Self-reliance and sustainability in the 21st century.
Guest Post By Michelle Mather
Ever since we acquired our 4 chickens last May, friends have been asking us if we planned on getting a rooster. I've read both pros and cons to having a rooster as part of a flock, but I was undecided on whether or not we should add one.
Then people began offering roosters to us. First our friend Robert, who has chickens of his own and has been an immense help in providing advice to us, offered his rooster to us. His rooster is a bit aggressive and Robert's wife isn't too fond of having to fight him off when she attempts to gather the eggs. I wasn't sure whether or not I'd be able to handle an aggressive rooster. Then one of my neighbors called one day and during our conversation she offered to sell us one of her Ameraucana roosters. Again, I was undecided.
On Sunday, my neighbor Alyce
called. You will recognize her name from so many other blog posts, as
she and her husband Ken have played such huge roles in our life here at
Sunflower Farm. Alyce has let us enjoy her horses and cows in our
paddock from time to time, and the manure from her horses has done
wonders in improving our soil quality! We even dedicated our book "Little House Off the Grid,"
Alyce had dropped off some of her Highland cattle to a farm on Saturday and the folks who bought her cows offered her a rooster. He had been one of three roosters, but the other two had been picking on him and so they'd had to separate him and he was living in a cage while he recuperated from his injuries. Alyce brought him home and then called to ask me if I wanted him. She was happy to keep him, but thought he might enjoy becoming part of my flock.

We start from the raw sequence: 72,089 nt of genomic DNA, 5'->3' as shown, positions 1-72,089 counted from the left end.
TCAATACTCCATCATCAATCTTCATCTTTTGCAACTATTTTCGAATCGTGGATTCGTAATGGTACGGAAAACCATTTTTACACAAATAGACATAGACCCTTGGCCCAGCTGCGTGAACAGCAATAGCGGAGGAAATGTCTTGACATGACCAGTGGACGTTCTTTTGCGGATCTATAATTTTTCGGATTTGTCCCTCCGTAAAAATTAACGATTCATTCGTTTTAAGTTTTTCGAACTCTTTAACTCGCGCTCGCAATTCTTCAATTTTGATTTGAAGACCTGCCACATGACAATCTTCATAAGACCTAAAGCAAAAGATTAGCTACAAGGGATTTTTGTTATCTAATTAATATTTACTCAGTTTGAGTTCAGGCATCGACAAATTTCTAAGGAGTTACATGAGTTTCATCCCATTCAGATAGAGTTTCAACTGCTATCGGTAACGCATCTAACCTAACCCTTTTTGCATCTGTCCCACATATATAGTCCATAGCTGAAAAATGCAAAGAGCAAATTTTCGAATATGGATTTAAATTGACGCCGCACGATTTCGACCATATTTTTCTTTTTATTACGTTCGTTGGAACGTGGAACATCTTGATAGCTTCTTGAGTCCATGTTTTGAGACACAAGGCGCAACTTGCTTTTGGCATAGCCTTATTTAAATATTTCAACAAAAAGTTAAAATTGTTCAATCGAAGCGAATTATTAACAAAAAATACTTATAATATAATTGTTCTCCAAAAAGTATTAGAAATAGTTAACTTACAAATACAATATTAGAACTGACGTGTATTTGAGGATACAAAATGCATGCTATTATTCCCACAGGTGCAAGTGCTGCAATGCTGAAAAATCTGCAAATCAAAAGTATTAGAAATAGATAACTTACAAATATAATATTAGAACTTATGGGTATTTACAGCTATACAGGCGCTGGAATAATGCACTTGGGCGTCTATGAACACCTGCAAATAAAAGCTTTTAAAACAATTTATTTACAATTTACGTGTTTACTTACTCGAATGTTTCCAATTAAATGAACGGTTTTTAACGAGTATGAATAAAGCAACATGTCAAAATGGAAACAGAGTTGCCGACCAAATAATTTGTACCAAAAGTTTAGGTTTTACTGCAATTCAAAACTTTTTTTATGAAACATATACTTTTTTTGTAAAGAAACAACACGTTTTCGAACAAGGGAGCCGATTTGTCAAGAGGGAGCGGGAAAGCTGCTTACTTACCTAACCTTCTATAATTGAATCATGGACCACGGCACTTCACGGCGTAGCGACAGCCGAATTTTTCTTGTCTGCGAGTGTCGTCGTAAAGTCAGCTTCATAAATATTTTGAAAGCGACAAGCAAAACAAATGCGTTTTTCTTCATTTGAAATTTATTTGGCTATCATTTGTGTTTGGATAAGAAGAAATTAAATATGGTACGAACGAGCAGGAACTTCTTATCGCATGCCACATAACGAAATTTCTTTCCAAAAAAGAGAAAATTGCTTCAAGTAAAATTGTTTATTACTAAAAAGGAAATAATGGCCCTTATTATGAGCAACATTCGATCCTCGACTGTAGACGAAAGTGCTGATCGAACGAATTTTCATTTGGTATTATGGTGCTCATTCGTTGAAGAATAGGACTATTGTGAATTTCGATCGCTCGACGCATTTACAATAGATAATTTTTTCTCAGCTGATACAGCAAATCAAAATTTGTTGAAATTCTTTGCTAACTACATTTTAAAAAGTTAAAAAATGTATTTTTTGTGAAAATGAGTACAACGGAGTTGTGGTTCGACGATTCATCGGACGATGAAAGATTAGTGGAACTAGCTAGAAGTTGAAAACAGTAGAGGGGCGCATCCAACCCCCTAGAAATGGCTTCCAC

I went over to take a look at him. He is gorgeous and didn't seem at all aggressive. He's not a large rooster, which was also a bonus since he was going to have to be able to fit into our existing coop with our 4 ladies. There are plans to expand our coop and add to our flock, but it hasn't happened yet and so it's a good thing he's small enough to fit in with the others!
I brought him home in his cage and placed the cage into the chicken pen. He began crowing and the "ladies" were freaked out! I've never seen our chickens show fear of anything. They aren't afraid of our cats, our dog, the lawnmower or the rototiller. But they ran off and huddled in the corner when I put this rooster into the pen.
I kept an eye on him and put my hand into the cage just to ensure that he wasn't aggressive. I let him out of the cage and stayed in the pen, just in case he showed any inclination to hurt the chickens. Instead he got out of his slightly cramped cage and he flapped his wings and crowed! The chickens kept their distance from him for the rest of the afternoon. He seemed to relish his freedom and eventually took the longest, most luxurious dust bath I've ever witnessed!
I was worried about how they would all handle "bed time." Normally at dusk the four ladies head into the coop and Cam or I go out and lock them up for the night. On Sunday night the rooster was the first to head into the coop. The ladies seem to stand at the bottom of the ramp, considering their options but eventually they headed in. When I went out to lock them up the four girls were in their usual spots on the roost and he was up on the shelf above the nesting boxes.
On Monday morning Cam headed out bright and early to let them out. The girls were lined up at the door waiting for Cam but the rooster was at the window. When he came out he began to crow and he crowed and crowed and crowed! Needless to say I wasn't able to enjoy my usual "sleep in" and I was "up with the chickens."
We have named him Colonel, in honor of my late father. No, my father wasn't in the military, his given name was "Colonel Lorne Archer" but he preferred to go by the name "Lorne." I would like to think that my father would be happy to have such a handsome and protective rooster named after him!
The ladies are completely comfortable with Colonel now. In fact I was just outside trying to give him some grapes and the ladies were stealing his grapes from him. His previous owner Eveline told me that grapes are one of his favorite treats and so I ran out and bought him some yesterday. Can you tell that Colonel is going to be spoiled?